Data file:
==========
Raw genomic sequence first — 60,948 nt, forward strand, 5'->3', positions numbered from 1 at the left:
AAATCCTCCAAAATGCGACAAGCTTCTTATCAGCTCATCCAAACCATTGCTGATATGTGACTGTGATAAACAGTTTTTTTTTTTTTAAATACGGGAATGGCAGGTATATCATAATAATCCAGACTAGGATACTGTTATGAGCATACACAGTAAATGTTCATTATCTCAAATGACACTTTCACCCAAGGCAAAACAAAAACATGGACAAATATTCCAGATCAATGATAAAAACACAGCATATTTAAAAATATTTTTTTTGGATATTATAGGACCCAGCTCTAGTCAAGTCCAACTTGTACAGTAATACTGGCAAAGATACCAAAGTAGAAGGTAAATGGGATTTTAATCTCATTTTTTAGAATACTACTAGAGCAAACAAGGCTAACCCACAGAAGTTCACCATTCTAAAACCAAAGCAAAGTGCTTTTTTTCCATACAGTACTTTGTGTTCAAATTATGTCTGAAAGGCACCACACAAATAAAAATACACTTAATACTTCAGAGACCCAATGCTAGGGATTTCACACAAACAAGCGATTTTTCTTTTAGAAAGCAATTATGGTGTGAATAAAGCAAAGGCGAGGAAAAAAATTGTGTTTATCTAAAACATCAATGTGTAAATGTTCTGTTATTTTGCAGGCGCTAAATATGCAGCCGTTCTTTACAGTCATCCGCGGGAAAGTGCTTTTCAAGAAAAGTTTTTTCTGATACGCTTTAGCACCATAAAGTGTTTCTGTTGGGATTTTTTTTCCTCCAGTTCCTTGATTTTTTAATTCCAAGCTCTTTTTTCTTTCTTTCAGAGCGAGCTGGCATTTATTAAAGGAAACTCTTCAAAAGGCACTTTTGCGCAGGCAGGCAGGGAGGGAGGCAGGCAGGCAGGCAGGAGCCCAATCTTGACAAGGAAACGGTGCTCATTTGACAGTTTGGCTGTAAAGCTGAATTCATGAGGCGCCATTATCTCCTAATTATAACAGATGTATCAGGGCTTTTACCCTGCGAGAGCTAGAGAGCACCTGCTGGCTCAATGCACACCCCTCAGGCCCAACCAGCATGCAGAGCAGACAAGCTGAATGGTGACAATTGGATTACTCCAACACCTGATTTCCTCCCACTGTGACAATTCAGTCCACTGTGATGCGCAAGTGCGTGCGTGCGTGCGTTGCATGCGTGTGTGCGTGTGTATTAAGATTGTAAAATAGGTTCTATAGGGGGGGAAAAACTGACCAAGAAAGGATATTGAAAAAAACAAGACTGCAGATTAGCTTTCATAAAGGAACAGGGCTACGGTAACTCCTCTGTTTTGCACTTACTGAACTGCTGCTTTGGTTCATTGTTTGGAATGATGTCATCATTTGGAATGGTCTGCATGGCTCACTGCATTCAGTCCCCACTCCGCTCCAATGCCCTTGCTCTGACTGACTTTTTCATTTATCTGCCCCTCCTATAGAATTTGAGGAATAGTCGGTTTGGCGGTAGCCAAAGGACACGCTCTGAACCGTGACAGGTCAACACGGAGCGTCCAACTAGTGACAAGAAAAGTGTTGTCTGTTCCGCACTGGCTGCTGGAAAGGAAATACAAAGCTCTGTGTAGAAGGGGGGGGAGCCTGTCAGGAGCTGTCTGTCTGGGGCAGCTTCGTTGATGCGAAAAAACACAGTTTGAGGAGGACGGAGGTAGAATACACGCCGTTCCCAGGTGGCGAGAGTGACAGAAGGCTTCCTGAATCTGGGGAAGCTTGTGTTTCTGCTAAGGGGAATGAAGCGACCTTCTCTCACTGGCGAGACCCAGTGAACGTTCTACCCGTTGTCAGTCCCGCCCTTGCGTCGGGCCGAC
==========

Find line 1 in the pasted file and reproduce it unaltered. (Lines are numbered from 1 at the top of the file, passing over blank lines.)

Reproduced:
Raw genomic sequence first — 60,948 nt, forward strand, 5'->3', positions numbered from 1 at the left: